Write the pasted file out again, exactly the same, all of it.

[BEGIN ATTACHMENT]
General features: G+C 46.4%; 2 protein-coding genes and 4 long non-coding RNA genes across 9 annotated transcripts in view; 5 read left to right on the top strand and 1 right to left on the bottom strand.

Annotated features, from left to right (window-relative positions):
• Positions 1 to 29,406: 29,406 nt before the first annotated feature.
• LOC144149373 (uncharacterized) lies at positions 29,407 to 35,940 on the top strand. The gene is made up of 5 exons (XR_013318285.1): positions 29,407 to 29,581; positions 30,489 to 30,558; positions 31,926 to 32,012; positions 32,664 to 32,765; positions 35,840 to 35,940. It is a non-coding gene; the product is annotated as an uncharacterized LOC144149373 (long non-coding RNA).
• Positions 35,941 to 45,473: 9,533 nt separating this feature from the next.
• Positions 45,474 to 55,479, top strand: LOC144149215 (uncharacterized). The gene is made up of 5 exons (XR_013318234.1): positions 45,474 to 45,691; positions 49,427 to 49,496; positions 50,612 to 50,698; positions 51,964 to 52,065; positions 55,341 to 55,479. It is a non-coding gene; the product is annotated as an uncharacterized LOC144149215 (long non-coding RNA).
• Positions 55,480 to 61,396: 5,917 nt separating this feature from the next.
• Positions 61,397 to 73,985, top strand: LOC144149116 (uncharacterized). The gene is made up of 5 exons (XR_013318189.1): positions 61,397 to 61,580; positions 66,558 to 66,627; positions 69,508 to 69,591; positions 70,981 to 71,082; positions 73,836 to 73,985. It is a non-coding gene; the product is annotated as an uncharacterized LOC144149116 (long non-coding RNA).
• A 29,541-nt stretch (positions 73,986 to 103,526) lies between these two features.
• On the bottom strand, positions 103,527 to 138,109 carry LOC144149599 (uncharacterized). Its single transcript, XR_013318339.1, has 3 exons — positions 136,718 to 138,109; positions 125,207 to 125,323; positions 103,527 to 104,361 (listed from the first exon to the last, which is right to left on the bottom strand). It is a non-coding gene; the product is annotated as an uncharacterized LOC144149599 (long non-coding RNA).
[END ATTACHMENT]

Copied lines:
General features: G+C 46.4%; 2 protein-coding genes and 4 long non-coding RNA genes across 9 annotated transcripts in view; 5 read left to right on the top strand and 1 right to left on the bottom strand.

Annotated features, from left to right (window-relative positions):
• Positions 1 to 29,406: 29,406 nt before the first annotated feature.
• LOC144149373 (uncharacterized) lies at positions 29,407 to 35,940 on the top strand. The gene is made up of 5 exons (XR_013318285.1): positions 29,407 to 29,581; positions 30,489 to 30,558; positions 31,926 to 32,012; positions 32,664 to 32,765; positions 35,840 to 35,940. It is a non-coding gene; the product is annotated as an uncharacterized LOC144149373 (long non-coding RNA).
• Positions 35,941 to 45,473: 9,533 nt separating this feature from the next.
• Positions 45,474 to 55,479, top strand: LOC144149215 (uncharacterized). The gene is made up of 5 exons (XR_013318234.1): positions 45,474 to 45,691; positions 49,427 to 49,496; positions 50,612 to 50,698; positions 51,964 to 52,065; positions 55,341 to 55,479. It is a non-coding gene; the product is annotated as an uncharacterized LOC144149215 (long non-coding RNA).
• Positions 55,480 to 61,396: 5,917 nt separating this feature from the next.
• Positions 61,397 to 73,985, top strand: LOC144149116 (uncharacterized). The gene is made up of 5 exons (XR_013318189.1): positions 61,397 to 61,580; positions 66,558 to 66,627; positions 69,508 to 69,591; positions 70,981 to 71,082; positions 73,836 to 73,985. It is a non-coding gene; the product is annotated as an uncharacterized LOC144149116 (long non-coding RNA).
• A 29,541-nt stretch (positions 73,986 to 103,526) lies between these two features.
• On the bottom strand, positions 103,527 to 138,109 carry LOC144149599 (uncharacterized). Its single transcript, XR_013318339.1, has 3 exons — positions 136,718 to 138,109; positions 125,207 to 125,323; positions 103,527 to 104,361 (listed from the first exon to the last, which is right to left on the bottom strand). It is a non-coding gene; the product is annotated as an uncharacterized LOC144149599 (long non-coding RNA).